by Akeem Iginla
The study report of the influential Policy Exchange Think Tank on allowing residents to vote on plans for the gentle densification of their streets have been endorsed by the Housing Secretary, Robert Jenrick MP.
The study proposed that residents prepare and vote on enabling the creation of larger and denser residential buildings in their roads referred to as “street plans”. The proposed study claimed to create over 100,000 new homes a year.
Policy Exchange’s wants to change residents’ perception that new housing in their area means a loss of public goods and amenities for them. This they said, has led to zero sum struggles where the debate is over who ought to be a loser.
Policy Exchange’s new study paper provides a mechanism for local residents to benefit from and control new development, by giving local residents control over the development they see, including its architecture and design, and by giving them a share in the wealth being created.
Policy Exchange’s study report noted that the consequence of the ‘street plan’ will create huge value uplift for homeowners that would translate to massive opportunity uptake. Hence, street votes could become the main tool for meeting and surpassing the Government’s housing targets
The study believes that street plan would relieve pressure for controversial green belt and high-rise development. It suggested that all this can be achieved not through forcing housebuilding against local protests, but through development that local residents have supported in order for them to benefit.
According to the study report, street plan would be put forward and submitted to the Local Planning Authority by 20% of local residents residing in ten different homes under these proposals.
A local vote would then be held on the street plan and it would be adopted, if 60% of the votes cast were in favour, if residents from at least 50% of households have voted and if a resident in each of at least half of the voting households voted in favour.
According to Policy Exchange, this would allow individual streets vote to give themselves planning permission, enabling them to transform streets of bungalows or semi-detached properties into larger terraced houses. The street plan would also include rules around parking, infrastructural contributions. height and design.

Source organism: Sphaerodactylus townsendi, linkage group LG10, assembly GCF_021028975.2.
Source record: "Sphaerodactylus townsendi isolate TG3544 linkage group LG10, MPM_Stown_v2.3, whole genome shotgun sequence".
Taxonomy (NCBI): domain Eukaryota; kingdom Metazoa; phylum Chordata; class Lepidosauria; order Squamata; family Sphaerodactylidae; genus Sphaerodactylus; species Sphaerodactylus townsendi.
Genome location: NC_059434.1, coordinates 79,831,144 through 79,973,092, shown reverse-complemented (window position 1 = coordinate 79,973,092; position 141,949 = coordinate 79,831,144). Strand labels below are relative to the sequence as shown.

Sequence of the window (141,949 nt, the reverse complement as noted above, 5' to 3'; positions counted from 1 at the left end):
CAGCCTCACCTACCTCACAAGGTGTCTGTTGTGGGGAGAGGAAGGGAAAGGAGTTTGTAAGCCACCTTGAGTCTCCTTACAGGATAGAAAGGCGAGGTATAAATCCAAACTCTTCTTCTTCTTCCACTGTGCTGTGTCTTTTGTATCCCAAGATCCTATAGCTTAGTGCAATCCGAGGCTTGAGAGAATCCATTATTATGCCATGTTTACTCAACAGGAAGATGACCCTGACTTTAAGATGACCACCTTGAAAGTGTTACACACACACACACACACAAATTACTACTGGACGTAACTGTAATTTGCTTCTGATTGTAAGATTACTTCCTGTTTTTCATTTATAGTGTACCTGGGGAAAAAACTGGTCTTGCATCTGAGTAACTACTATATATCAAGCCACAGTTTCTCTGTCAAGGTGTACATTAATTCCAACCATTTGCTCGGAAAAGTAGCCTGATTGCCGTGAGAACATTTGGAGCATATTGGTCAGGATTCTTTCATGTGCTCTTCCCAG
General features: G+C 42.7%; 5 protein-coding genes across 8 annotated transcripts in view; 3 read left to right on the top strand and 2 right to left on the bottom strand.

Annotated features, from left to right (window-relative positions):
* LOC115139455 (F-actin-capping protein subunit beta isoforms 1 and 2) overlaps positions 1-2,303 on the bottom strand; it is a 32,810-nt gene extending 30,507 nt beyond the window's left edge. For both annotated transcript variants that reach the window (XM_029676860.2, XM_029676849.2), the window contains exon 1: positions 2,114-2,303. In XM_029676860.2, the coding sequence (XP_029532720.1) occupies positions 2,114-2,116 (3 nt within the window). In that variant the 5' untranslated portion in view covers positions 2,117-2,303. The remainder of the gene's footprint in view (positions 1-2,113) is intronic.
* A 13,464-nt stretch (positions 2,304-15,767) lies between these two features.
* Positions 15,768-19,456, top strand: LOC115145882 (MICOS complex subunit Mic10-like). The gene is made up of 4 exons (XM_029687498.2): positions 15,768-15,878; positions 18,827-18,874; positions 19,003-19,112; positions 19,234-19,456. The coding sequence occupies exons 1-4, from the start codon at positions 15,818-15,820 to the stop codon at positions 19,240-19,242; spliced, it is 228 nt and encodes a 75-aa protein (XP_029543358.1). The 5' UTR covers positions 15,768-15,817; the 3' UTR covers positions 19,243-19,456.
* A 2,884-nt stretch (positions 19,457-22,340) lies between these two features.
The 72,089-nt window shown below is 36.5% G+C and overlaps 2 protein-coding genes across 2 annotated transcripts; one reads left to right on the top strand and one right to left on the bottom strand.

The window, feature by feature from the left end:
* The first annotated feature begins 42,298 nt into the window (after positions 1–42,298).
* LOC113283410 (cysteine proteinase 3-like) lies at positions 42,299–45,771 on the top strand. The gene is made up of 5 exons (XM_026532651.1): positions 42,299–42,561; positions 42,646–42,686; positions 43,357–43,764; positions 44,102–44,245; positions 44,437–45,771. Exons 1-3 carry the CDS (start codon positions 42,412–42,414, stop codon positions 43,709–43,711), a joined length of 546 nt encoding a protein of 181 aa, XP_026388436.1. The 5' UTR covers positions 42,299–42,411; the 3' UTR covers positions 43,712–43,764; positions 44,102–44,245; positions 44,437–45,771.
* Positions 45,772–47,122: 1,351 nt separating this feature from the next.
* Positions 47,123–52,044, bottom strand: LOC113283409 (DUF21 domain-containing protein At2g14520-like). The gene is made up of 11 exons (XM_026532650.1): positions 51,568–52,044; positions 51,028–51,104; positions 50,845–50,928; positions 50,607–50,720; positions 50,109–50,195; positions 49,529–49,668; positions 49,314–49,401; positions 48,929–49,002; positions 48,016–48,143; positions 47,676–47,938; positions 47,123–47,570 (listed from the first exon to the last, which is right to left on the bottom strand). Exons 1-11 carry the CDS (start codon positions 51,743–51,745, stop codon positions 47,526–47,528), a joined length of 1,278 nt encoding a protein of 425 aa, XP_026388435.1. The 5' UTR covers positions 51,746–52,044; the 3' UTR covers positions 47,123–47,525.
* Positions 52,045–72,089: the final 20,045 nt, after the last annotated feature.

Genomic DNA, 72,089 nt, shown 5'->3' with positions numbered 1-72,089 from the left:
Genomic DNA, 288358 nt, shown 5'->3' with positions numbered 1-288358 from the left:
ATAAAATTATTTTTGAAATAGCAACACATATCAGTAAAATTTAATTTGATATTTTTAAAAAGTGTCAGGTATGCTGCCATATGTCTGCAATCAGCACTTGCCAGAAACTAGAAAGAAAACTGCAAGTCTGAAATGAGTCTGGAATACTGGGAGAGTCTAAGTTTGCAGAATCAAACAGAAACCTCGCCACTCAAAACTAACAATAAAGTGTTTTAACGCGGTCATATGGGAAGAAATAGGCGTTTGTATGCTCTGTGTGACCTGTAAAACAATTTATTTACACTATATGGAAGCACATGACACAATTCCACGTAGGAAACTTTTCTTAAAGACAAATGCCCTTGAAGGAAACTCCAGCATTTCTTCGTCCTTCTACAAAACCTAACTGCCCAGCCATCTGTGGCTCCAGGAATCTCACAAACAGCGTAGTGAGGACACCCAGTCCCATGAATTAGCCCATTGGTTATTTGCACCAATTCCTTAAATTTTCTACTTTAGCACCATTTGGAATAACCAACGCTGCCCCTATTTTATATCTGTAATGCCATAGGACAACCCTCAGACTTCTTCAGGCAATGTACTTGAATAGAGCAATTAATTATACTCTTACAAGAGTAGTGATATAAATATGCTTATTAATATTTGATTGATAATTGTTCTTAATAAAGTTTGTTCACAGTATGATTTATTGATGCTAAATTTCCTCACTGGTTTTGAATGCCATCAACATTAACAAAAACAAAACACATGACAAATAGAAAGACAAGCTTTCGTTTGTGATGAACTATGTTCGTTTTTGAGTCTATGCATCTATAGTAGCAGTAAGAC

The study proposes protections for listed buildings, buildings built prior to 1918, Green Belt or Metropolitan Open Land, National Parks, Areas of Outstanding Natural Beauty and Areas of Special Scientific Interest. The study adds that the proposal would-tie-in with the Planning White Paper that seeks to encourage the gentle densification and infill of residential areas.
The study report believes that the proposals will promote gentle intensification within half a mile of existing transport and town centres, creating better and greener places with more customers to support local high streets that are struggling. It also noted that despite the extensive constraints and extremely conservative presuppositions about the build cost and aversion to change, the policy could create a further 110,000 homes each year for the next fifteen years above current estimates, all within the consent of the existing residents, and none requiring a single inch of greenfield or greenbelt land.
In endorsing the study report, the housing secretary Robert Jenrick MP noted that “the Government supports enabling communities to set their own rules for what developments in their area should look like, ensuring that they reflect and enhance their surroundings and preserve our cherished local heritage, and policy exchange is continuing this vital conservation”.
The study report by Policy Exchange has been supported and endorsed by lots of stakeholders within the built environment, London Assembly members and capital civic societies.